How to constexpr construct C++ object containing reinterpret_cast pointer?

mark_r via gcc-help gcc-help@gcc.gnu.org
Tue Feb 11 10:34:00 GMT 2020


On 2/10/20 3:39 PM, Jonathan Wakely wrote:
> Do you really need constant initialization, or just static initialization?

Modulo any subtle differences I don't understand (likely) between the 
two, just the latter. I need the address of the pointed-to S* const 
object to be set in the bits for the struct/class instance in the .data 
segment of the compiled ELF binary.


> It seems all you require is there's no dynamic initialization at run
> time, you don't actually *require* constexpr to be used here.

With the caveats above, yes, correct.


> That's a
> means to an end, which in this case doesn't actually work.

Yes, as I've been wrestling with for two years now. I only recently 
discovered the fact that my initialization not being a constexpr was the 
root of the problem, and I still don't understand why reinterpret_cast 
needs to be disallowed in a constexpr (i.e. what would break if it was 
allowed). Nor likewise why reinterpret_cast to a pointer type is illegal 
(I get one or both errors, depending on compiler and details of the 
attempted definition). But you've provided a lot of tutorial explanation 
already, so this is more of a comment than a request for more.


> You don't need the extra member function, you just chose to use that.
> You could also write:
> 
>    void set() const { *reinterpret_cast<S*>(_u)->u = 0x87654321; }
> 
> I'm not sure why struct S is needed here at all:
> 
>    void set() const { *reinterpret_cast<unsigned*>(_u) = 0x87654321; }

All true. This was a stripped-down, minimal example for the purpose of 
illustration. In the real code the struct S is far more complex, in fact 
likely one of the heavily templated objects from 
https://github.com/thanks4opensource/regbits_stm

Likewise, the gratuitous extra member function was because the actual 
enclosing class will be using the pointed-to object many times, in many 
different methods. If I have to use this workaround I'd much rather have 
a (I hope and trust) inline method to access the pointer vs sprinkling 
verbose reinterpret_casts throughout the code.


> You can't make the member private, which you can't do in C either. I
> fail to see how that makes C++ inferior. It seems equal in this
> respect, if not better (you can still use member functions on the
> type).
 >
> If being unable to make the member private makes the solution inferior
> to the C version, then surely the C version is inferior to itself.
> That's a silly requirement.
> 
Yes, of course there's no private type specifier in C. My point was that 
in C, using C semantics and programming practices, the implementation is 
simple and straightforward. In C++ it seems I have to use one form of 
trickery or another to work around what, IMHO, is a failing of the 
language: That I can't use simple/obvious/common C++ semantics/practices 
and have both a private Object* const pointer and also static 
initialization, the "defined behavior" of which I claim is, while not 
portable across machine architectures, completely unambiguous.

The relative superiority/inferiority is a matter of subjective taste. 
For myself I'll almost certainly stick with C++ even if it requires 
using the workarounds. I wish it was otherwise, and also want to 
understand better why it isn't (and/or can't be changed).


> Anyway, this works:
> 
> struct Addr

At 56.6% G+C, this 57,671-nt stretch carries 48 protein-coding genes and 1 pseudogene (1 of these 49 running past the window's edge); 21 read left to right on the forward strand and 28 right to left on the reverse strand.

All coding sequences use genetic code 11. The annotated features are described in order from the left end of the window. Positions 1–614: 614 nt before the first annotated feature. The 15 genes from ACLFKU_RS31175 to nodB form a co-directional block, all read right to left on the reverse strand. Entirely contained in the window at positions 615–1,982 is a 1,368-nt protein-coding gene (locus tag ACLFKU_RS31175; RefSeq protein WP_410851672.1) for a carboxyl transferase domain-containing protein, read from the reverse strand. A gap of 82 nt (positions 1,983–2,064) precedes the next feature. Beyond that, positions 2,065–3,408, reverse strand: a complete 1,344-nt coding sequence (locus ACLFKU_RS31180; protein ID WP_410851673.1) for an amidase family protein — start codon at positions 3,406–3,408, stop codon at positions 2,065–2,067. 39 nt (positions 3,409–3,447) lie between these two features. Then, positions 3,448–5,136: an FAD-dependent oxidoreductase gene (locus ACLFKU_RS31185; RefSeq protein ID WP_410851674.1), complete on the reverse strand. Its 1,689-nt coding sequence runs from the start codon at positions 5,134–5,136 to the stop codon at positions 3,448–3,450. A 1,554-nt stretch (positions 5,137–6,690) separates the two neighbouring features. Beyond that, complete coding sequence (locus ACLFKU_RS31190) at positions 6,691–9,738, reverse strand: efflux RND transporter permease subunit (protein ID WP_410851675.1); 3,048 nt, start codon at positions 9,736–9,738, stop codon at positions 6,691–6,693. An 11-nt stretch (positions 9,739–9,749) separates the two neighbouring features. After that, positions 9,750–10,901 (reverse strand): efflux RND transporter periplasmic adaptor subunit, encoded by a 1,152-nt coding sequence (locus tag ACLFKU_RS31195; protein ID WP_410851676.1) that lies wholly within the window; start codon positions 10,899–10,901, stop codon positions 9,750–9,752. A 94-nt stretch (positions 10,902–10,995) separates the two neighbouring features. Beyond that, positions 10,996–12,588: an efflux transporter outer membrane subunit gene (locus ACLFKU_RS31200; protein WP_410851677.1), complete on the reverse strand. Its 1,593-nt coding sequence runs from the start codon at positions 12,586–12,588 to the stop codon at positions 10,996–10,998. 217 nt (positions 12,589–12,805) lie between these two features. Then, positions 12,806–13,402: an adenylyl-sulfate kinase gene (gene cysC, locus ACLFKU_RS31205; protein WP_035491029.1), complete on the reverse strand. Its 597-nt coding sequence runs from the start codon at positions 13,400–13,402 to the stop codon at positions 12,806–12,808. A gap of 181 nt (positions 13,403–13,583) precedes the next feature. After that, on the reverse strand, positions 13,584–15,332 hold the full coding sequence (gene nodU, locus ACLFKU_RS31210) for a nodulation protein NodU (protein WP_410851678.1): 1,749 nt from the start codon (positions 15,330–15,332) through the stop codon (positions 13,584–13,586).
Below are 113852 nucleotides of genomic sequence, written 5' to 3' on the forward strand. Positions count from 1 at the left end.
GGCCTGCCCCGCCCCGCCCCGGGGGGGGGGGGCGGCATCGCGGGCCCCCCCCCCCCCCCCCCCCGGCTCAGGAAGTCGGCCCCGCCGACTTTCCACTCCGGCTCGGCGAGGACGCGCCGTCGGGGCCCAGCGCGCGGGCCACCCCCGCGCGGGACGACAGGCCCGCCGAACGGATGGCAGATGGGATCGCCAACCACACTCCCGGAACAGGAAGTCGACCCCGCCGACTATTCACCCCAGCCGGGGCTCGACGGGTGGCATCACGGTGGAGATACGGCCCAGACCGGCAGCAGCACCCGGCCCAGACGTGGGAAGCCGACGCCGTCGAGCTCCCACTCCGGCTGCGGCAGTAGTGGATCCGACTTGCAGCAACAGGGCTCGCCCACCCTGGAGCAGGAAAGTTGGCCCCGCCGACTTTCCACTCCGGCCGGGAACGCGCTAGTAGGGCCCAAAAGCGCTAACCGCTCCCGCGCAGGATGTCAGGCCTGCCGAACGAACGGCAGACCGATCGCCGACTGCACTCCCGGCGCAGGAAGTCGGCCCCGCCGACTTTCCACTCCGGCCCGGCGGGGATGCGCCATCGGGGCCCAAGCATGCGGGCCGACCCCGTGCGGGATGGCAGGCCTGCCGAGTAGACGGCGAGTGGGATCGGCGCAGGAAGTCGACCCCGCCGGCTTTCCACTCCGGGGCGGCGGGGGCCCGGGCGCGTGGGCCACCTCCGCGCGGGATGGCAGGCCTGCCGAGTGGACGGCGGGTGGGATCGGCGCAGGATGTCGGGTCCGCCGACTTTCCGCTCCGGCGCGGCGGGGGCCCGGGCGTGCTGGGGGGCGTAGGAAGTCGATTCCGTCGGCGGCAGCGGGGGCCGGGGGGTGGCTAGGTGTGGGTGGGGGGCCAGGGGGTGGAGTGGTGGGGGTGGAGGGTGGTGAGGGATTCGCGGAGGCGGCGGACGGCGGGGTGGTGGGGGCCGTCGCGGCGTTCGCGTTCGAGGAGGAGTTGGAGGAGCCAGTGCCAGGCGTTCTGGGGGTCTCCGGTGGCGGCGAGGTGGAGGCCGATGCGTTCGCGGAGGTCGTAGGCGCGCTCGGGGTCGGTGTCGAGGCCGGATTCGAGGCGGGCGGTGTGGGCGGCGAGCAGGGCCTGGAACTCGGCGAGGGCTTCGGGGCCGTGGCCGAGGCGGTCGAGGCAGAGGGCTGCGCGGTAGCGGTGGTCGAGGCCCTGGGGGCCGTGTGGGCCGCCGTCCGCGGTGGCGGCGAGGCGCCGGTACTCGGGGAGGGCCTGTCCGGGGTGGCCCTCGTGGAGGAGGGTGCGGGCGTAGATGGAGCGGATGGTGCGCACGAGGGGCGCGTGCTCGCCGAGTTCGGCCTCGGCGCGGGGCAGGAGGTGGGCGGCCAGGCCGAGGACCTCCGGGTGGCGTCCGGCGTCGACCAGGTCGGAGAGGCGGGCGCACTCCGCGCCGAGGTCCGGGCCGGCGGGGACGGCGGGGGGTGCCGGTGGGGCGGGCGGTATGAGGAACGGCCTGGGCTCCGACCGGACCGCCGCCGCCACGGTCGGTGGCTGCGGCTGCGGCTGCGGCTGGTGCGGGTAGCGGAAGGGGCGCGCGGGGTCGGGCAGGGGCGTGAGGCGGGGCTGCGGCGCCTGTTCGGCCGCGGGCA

> {
>    constexpr Addr(unsigned p) : u(p) { }
> 
>    void set() const { *reinterpret_cast<unsigned*>(u) = 0x87654321; }
> 
> private:
>    uintptr_t const     u;
> };
> 
> constinit Addr addr( 0x40000000 );
> 
> int main()
> {
>    addr.set();
> }
> 
> And this works if you're OK with type-punning via a union:
> 
> struct Addr
> {
>    constexpr Addr(unsigned v) : u(v) { }
> 
>    void set() const { *p = 0x87654321; }
> 
> private:
>    union {
>      uintptr_t u;
>      unsigned* p;
>    };
> };
> 
> constinit Addr addr( 0x40000000 );
> 
> int main()
> {
>    addr.set();
> }
> 
> In both these cases, the C++20 'constinit' keyword ensures the object
> is statically initialized, not at runtime. For pre-C++20 you can just
> omit the 'constinit' and the result is the same.

Once again (as per the Bugzilla posts) thanks for your clever (that's 
intended as a true compliment, not sarcasm) ways of getting around the 
problem. The first gets right back to requiring the per-use 
reinterpret_casts or helper method, and the second uses union 
type-punning, as you point out. I'm a caveman and will use anything I 
need to get the job done, but from what I've read, using unions for this 
purpose is almost more frowned-upon than anything else. Regardless, it's 
once again an extra level of conceptual indirection, extra code, 
potential for errors, and just a workaround in general. My C++-hating C 
coder friends point at the complexity and verbosity of C++ and I counter 
with the advantages it brings. I find it hard to do so in this case.

I don't have a C++20-compliant version of GCC yet, and hadn't heard of 
constinit until seeing it here in your post. It seems very new and not 
heavily documented, but from what I read it's more a static_assert kind 
of thing (I'm speaking generally, not rigorously) that makes sure an 
object is static initializable. Is it more than that, and by using it 
would the following code compile and be static initialized?

class C {
   public:
     constexpr C(
     unsigned* const u)
     :   _u(u)
     {}
     void set() const { *_u = 0x87654321; }
   protected:
     unsigned* const     _u;
};

// or c = ...
// or c {...}
// or whatever
constinit C   c(reinterpret_cast<unsigned*>(0x40000000));






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